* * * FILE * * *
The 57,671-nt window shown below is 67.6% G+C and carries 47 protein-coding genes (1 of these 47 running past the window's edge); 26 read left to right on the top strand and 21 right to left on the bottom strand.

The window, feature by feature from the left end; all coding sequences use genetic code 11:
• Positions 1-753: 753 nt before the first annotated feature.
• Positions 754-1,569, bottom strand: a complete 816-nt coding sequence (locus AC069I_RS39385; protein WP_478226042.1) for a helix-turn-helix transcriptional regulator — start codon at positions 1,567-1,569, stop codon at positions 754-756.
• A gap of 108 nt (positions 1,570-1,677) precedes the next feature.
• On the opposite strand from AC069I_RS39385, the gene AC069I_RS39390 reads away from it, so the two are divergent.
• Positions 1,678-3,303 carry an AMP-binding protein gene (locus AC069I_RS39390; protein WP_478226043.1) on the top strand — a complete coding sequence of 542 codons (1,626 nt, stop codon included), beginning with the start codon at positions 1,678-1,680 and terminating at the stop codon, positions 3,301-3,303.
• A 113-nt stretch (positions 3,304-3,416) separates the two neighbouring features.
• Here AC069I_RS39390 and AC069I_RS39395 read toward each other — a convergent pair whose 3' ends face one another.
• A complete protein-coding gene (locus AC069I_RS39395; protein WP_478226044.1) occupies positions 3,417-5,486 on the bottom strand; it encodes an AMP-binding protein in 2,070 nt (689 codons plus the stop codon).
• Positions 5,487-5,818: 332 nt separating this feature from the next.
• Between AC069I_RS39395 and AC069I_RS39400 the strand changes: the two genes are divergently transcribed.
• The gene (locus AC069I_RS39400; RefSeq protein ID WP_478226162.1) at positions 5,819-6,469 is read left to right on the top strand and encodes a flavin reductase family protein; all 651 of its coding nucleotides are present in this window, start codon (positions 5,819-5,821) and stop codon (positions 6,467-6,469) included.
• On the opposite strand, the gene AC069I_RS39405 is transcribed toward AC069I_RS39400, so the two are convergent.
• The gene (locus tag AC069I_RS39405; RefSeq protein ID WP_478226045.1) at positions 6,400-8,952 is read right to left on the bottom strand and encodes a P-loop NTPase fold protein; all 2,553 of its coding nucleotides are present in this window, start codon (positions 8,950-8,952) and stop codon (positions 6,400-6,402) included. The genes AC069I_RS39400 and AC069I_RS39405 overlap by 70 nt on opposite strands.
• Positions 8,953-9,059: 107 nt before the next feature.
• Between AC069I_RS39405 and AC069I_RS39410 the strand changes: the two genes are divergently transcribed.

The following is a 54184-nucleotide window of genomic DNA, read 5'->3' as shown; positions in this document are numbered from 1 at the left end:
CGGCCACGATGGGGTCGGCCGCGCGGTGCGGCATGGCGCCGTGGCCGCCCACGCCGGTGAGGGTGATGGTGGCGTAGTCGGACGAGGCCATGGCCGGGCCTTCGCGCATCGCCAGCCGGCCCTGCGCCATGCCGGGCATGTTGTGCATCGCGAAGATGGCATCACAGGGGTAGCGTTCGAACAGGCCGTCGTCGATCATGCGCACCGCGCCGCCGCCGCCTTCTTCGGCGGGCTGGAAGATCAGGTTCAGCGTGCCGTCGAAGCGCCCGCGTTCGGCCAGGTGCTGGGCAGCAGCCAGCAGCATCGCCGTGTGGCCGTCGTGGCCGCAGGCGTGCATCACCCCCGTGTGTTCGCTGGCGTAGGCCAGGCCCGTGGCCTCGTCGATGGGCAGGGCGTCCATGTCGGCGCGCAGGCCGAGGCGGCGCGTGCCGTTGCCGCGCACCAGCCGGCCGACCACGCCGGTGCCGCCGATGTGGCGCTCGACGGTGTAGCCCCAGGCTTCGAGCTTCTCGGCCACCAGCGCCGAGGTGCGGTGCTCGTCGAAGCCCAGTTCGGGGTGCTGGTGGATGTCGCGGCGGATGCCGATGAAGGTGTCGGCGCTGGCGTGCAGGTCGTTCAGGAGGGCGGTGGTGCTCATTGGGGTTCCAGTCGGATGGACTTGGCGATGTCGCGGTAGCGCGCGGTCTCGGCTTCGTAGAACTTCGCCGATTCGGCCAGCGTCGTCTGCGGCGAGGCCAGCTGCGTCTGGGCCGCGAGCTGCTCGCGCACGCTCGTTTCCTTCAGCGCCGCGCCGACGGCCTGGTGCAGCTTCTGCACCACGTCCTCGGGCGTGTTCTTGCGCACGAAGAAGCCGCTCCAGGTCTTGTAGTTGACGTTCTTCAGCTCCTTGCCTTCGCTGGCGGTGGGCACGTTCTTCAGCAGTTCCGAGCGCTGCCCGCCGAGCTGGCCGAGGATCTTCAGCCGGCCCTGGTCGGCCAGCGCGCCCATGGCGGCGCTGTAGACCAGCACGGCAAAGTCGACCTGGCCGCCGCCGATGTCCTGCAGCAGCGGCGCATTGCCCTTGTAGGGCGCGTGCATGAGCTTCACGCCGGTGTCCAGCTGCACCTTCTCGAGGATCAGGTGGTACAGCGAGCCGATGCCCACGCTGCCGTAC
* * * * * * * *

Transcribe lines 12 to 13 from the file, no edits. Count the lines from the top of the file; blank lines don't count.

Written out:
• Between AC069I_RS39395 and AC069I_RS39400 the strand changes: the two genes are divergently transcribed.
• The gene (locus AC069I_RS39400; RefSeq protein ID WP_478226162.1) at positions 5,819-6,469 is read left to right on the top strand and encodes a flavin reductase family protein; all 651 of its coding nucleotides are present in this window, start codon (positions 5,819-5,821) and stop codon (positions 6,467-6,469) included.